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At Euro 2024, France Stars Pivot From Political Fight to a Soccer One

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For once, Didier Deschamps could reflect on a news conference that passed by almost without incident. Given the timing, that had seemed unlikely. On Sunday, French voters had issued a stinging rebuke to their country’s resurgent far right in a seismic legislative election. On Tuesday, the country’s increasingly activist soccer team will face Spain in a European Championship semifinal.

Sandwiched between the two was an appearance by Deschamps, the coach of the French national team, in the full megawatt glare of the world’s news media. Although he has always been studiously inscrutable, his players have not. Over the past month, a half dozen members of his squad have made their feelings on the rise of the National Rally perfectly clear.

The forward Marcus Thuram called on the French to “fight daily” against the threat of the far right. The defender Jules Koundé expressed his hope that the country would reject those who “seek to take away our freedom.” His teammate Ibrahima Konaté urged that power should not be handed to “certain people who are intent on division.”

Deschamps, then, may well have been expecting awkward exchanges on Monday. Instead, he found himself fielding the sort of questions that must have come as blissful relief. How fit was Kylian Mbappé? What does he think of Spain’s midfield?

There was only one moment of tension. Deschamps had been asked by a Swedish journalist if it might be fair to characterize his France team as a little, well, boring: It has, after all, managed to reach the semifinals of the tournament without scoring a goal from open play.

“If you’re bored, watch something else,” Deschamps replied. “You don’t have to watch. We have the ability to make France happy with our results. If the Swedes are bored, it doesn’t matter too much to me.”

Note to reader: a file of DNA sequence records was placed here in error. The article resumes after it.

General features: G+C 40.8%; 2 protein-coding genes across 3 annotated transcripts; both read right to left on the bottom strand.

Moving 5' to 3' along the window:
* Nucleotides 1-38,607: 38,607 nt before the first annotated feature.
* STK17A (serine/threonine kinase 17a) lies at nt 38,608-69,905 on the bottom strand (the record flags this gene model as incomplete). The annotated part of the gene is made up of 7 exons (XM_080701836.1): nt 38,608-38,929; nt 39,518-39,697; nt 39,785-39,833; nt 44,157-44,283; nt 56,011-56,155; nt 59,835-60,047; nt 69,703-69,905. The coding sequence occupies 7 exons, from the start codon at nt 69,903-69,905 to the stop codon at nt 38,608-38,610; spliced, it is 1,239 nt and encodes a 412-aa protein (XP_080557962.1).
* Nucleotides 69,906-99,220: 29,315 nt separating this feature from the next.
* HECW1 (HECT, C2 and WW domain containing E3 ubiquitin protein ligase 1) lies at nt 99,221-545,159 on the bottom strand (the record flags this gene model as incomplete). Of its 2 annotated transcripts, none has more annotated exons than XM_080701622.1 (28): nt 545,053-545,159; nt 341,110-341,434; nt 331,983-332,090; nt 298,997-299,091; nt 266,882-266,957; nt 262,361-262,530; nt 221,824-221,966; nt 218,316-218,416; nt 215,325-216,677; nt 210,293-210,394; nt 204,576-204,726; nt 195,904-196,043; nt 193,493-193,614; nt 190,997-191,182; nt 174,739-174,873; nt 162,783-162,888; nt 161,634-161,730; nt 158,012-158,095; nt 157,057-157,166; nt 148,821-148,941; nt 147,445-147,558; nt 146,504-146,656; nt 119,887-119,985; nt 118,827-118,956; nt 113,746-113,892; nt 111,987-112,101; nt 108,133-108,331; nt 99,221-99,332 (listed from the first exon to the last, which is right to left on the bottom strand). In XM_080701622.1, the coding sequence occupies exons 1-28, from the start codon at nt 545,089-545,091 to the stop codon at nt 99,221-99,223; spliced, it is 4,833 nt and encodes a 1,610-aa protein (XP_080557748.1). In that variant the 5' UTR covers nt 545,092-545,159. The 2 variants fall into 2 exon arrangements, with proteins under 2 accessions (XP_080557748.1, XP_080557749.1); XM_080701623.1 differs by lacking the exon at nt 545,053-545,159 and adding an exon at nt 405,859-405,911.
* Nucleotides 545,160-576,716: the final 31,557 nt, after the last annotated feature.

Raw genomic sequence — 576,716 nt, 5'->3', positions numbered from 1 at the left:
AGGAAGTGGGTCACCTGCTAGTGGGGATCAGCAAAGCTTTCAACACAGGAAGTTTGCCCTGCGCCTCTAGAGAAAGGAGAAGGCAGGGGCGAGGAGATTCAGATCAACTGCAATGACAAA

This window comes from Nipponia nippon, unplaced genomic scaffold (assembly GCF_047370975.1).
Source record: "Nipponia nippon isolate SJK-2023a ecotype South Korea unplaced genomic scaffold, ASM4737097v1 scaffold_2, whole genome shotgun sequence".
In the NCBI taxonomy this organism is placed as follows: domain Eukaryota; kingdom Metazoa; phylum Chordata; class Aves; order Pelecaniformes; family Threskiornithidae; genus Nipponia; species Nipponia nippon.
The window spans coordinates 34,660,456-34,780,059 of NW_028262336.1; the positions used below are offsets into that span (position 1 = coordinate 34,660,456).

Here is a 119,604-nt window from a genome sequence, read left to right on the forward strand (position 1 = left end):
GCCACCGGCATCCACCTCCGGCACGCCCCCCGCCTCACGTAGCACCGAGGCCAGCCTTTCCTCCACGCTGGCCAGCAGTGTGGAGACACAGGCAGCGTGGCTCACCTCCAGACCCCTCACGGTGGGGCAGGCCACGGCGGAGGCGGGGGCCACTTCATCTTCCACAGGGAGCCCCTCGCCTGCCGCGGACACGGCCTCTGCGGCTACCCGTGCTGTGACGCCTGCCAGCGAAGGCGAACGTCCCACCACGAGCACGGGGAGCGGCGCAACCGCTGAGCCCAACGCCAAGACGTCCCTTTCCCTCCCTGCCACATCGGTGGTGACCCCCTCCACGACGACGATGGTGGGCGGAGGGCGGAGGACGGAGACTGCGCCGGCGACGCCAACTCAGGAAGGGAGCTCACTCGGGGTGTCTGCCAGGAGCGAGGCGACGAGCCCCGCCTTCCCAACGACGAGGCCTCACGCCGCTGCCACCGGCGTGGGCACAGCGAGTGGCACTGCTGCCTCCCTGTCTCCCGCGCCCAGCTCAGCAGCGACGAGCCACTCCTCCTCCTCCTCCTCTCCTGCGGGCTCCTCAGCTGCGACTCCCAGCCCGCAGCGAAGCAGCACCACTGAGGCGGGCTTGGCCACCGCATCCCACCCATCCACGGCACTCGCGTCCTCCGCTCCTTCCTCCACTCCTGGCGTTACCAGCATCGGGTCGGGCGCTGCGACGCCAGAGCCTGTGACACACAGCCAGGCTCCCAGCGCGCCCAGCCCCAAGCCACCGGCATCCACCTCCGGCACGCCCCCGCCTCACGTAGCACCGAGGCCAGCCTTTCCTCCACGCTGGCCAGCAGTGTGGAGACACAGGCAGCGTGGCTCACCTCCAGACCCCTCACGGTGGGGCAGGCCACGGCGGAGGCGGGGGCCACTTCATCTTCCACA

In comparison with the issues that France’s squad have been grappling with over the last month, the entire news conference could be safely cast as nothing more than light relief. Soccer is traditionally apolitical, by both habit and inclination. Players, as a rule, demur when asked to offer an opinion on any issue that carries even a whiff of controversy.

A significant portion of Deschamps’s squad at this tournament, though, clearly felt that was not an option.

Thuram, whose politically active father won a World Cup for France, was among the first to speak out. Another forward, Ousmane Dembélé, noted that “alarm bells were ringing” and asked his compatriots to “rally round and come together to vote.”

Mbappé, the team’s captain and its most influential cultural figure, warned that “the extremes are at the gates of power” and admitted he did not “want to represent a country that doesn’t correspond to my values, or our values.”

“I hope my voice will carry as much weight as possible,” he said as the election neared. “I hope we’ll make the right choice and that we’ll still be proud to wear the French national team jersey on July 7.”

The players’ message was apparent but modulated just enough not to be explicit. That approach did not last long. When the results of the first round of the elections came in — a day before France’s first knockout game in the tournament — the National Rally had taken 33 percent of the vote. France, the country and the team, was suddenly confronted by the prospect that a far-right party would dominate government.